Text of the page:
Year of Award


Document Type


Degree Type

Doctor of Philosophy (PhD)

Degree Name

Organismal Biology and Ecology

Department or School/College

Division of Biological Sciences

Committee Chair

Charles H. Janson

Commitee Members

Erick Greene, Doug J. Emlen, Scott R. Miller, Gerald H. Jacobs


University of Montana


The origin and maintenance of variation in natural populations are central to the study of evolution. When alternative alleles have obvious effects on phenotype and are common in a population, the maintenance of these alleles requires some form of balancing selection. Understanding how selection maintains multiple phenotypes in a population requires integration of genetic analyses of phenotypic differences with field studies on the performance consequences of these differences within an ecological context.

The color vision polymorphism characterizing most diurnal platyrrhine and strepsirrhine primates provides an excellent opportunity to investigate the maintenance of variation in natural populations. The polymorphism leads to multiple forms of color perception coexisting in a population. The mechanisms and behavioral consequences of this polymorphism are still hotly debated. The two main hypotheses for the maintenance are heterosis and some form of negative-frequency dependent selection. My dissertation evaluated the performance and fitness consequences of color vision variation within an ecological context in order to elucidate the mechanism maintaining variation at this locus.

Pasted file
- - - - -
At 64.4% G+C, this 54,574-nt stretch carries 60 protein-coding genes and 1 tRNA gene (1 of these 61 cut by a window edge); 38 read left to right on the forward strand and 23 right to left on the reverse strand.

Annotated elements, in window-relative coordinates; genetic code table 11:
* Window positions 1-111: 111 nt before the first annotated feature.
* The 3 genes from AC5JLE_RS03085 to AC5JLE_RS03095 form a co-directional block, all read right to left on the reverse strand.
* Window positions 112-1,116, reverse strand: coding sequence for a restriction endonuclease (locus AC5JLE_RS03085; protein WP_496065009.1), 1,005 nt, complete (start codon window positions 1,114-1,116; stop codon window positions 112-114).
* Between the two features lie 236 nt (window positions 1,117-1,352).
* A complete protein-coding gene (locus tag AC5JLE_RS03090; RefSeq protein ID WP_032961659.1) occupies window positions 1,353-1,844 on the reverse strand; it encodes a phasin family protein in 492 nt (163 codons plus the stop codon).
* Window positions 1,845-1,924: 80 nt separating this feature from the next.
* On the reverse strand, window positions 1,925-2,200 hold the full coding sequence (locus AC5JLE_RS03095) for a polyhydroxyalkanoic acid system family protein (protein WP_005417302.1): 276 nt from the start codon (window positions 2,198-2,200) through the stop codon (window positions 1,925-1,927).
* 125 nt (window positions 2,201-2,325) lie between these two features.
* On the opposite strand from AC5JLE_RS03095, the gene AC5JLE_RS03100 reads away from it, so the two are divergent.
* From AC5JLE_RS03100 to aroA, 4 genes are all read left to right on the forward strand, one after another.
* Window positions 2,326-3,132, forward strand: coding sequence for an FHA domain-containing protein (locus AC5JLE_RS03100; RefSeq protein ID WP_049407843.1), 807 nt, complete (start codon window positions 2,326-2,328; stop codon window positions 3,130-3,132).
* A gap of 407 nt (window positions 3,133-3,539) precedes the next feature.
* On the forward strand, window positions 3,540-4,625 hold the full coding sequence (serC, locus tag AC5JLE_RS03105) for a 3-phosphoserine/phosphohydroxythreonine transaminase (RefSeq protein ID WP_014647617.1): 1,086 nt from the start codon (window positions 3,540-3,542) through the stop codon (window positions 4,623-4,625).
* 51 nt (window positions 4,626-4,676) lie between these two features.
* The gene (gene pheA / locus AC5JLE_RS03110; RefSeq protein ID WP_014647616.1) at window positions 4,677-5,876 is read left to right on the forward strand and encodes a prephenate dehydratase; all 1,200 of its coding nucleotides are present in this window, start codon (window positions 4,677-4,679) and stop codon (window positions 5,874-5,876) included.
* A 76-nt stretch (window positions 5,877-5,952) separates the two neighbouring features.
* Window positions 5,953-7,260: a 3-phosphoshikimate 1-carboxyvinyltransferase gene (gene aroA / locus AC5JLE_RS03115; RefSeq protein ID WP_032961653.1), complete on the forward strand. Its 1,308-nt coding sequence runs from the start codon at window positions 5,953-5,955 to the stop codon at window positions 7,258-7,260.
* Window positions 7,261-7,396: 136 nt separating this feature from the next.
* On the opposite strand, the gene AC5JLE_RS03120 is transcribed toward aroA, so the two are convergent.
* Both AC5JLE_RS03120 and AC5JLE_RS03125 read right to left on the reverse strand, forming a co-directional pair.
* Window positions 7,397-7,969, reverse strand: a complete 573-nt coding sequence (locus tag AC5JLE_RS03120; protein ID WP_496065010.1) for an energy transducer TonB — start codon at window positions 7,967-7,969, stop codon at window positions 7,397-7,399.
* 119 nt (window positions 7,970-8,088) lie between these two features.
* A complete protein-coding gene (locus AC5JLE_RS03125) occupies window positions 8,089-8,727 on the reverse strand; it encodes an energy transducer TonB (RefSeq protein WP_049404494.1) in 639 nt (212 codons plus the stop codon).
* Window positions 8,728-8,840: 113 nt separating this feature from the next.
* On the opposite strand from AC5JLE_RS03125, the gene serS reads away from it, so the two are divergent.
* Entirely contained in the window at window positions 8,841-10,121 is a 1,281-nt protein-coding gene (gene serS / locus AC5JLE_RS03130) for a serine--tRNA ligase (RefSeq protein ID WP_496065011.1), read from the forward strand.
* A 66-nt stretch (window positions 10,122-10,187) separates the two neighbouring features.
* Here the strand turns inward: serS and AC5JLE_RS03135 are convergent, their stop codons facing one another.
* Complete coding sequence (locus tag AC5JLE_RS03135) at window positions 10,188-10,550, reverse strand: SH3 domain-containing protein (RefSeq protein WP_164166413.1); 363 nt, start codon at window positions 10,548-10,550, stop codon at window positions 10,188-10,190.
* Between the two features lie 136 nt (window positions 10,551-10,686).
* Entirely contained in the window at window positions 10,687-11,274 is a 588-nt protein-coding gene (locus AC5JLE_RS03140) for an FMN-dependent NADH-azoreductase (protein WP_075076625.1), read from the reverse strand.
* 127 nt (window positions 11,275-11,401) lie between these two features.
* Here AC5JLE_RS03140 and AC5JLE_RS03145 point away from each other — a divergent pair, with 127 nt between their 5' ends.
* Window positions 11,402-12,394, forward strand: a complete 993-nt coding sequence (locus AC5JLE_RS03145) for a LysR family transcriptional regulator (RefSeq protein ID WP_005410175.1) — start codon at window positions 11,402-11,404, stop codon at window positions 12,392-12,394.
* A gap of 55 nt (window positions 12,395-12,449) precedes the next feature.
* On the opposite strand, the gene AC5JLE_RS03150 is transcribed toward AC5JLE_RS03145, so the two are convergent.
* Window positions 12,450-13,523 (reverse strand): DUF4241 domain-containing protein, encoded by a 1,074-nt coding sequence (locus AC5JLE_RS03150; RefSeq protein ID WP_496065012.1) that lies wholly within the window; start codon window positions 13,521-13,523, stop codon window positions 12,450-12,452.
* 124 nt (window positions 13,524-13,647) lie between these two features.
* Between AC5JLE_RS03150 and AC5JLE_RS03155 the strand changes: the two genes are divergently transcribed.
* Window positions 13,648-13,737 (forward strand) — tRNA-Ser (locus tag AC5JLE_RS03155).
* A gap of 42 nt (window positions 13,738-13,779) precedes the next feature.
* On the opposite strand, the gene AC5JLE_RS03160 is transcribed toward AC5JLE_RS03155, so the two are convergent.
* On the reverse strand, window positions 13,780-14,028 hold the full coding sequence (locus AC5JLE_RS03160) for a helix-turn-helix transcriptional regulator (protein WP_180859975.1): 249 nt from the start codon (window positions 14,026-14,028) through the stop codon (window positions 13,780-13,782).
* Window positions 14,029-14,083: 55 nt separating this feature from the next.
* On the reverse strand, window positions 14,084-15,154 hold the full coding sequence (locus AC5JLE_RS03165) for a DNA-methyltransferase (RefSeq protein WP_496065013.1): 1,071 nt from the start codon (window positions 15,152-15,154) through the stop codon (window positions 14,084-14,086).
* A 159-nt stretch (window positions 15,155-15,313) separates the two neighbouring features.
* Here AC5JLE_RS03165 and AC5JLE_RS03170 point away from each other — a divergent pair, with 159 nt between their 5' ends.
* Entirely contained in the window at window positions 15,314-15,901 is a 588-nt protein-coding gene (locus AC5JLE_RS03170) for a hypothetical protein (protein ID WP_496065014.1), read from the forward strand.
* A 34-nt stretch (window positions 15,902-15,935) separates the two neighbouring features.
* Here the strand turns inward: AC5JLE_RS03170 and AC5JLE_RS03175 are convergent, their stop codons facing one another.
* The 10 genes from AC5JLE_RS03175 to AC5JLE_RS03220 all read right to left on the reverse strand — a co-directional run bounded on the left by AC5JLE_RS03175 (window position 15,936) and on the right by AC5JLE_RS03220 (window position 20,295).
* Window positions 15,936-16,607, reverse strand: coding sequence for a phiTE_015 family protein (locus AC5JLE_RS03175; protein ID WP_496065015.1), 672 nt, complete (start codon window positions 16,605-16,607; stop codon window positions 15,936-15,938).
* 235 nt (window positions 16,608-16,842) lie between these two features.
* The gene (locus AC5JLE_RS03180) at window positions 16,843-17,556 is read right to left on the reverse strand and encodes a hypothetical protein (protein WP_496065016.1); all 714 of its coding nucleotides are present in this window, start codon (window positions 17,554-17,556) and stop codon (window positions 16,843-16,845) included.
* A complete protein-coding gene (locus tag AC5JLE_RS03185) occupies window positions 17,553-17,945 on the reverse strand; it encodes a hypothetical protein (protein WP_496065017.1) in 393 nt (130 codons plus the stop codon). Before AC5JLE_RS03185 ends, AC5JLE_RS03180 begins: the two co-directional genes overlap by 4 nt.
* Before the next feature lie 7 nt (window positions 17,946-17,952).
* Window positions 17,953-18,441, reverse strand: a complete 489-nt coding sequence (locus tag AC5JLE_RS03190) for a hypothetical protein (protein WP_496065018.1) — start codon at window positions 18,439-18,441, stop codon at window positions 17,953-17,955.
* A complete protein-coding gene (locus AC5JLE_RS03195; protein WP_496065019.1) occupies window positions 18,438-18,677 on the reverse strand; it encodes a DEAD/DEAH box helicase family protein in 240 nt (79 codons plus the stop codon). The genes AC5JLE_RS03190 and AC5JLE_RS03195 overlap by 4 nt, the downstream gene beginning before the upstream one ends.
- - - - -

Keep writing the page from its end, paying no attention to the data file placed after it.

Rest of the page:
In chapter one, I provide an introduction to the subject, as well as a synopsis of the results from my dissertation chapters. In chapters two and three, I examine the performance differences between dichromatic and trichromatic individuals in a highly controlled captive setting using ecologically-relevant detection tasks. My results demonstrate superior performance by trichromatic individuals, especially in low light conditions and amid complex visual tasks. In chapter four, I detail the success of a novel Taqman® probe used to determine opsin genotypes of capuchin monkeys (Sapajus nigritus); use of this probe enabled establishment of genotypes of wild capuchin monkeys sampled noninvasively. In chapter five, I examine the performance differences of dichromatic and trichromatic capuchin monkeys from a wild population when foraging for invertebrates. Trichromatic individuals demonstrated higher success rates than dichromatic individuals for total invertebrate captures and for cryptic invertebrates under all light conditions. There were no differences for non-cryptic prey. In chapter six, I examine fitness consequences of color vision variation in a wild population of capuchin monkeys. Trichromatic females weighed more and had higher birth rates than dichromatic females. Collectively, my research demonstrates clear and consistent advantages to trichromatic females from three distinct perspectives. My results support the heterosis hypothesis for the maintenance of the polymorphic visual system characteristic of New World primates.



© Copyright 2014 Andrea Theresa Green